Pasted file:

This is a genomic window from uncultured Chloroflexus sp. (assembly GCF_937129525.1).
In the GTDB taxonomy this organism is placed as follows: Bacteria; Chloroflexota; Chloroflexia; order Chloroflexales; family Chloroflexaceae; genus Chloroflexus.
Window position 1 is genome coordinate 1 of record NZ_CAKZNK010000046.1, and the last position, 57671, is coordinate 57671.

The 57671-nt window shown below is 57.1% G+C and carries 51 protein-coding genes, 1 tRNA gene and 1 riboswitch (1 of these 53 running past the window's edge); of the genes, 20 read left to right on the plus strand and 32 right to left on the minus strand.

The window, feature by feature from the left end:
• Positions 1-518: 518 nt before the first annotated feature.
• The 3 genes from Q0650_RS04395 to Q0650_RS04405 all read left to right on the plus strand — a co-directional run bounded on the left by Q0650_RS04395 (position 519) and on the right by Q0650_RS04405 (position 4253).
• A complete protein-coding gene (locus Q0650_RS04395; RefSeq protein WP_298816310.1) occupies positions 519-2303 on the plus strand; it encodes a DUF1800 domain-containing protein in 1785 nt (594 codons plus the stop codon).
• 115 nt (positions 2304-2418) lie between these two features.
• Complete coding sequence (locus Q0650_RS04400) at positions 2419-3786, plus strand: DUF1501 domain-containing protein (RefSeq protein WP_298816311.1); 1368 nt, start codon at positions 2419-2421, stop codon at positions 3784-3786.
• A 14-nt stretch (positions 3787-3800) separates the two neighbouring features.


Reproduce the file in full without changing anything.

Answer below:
This is a genomic window from uncultured Chloroflexus sp. (assembly GCF_937129525.1).
In the GTDB taxonomy this organism is placed as follows: Bacteria; Chloroflexota; Chloroflexia; order Chloroflexales; family Chloroflexaceae; genus Chloroflexus.
Window position 1 is genome coordinate 1 of record NZ_CAKZNK010000046.1, and the last position, 57671, is coordinate 57671.

The 57671-nt window shown below is 57.1% G+C and carries 51 protein-coding genes, 1 tRNA gene and 1 riboswitch (1 of these 53 running past the window's edge); of the genes, 20 read left to right on the plus strand and 32 right to left on the minus strand.

The window, feature by feature from the left end:
• Positions 1-518: 518 nt before the first annotated feature.
• The 3 genes from Q0650_RS04395 to Q0650_RS04405 all read left to right on the plus strand — a co-directional run bounded on the left by Q0650_RS04395 (position 519) and on the right by Q0650_RS04405 (position 4253).
• A complete protein-coding gene (locus Q0650_RS04395; RefSeq protein WP_298816310.1) occupies positions 519-2303 on the plus strand; it encodes a DUF1800 domain-containing protein in 1785 nt (594 codons plus the stop codon).
• 115 nt (positions 2304-2418) lie between these two features.
• Complete coding sequence (locus Q0650_RS04400) at positions 2419-3786, plus strand: DUF1501 domain-containing protein (RefSeq protein WP_298816311.1); 1368 nt, start codon at positions 2419-2421, stop codon at positions 3784-3786.
• A 14-nt stretch (positions 3787-3800) separates the two neighbouring features.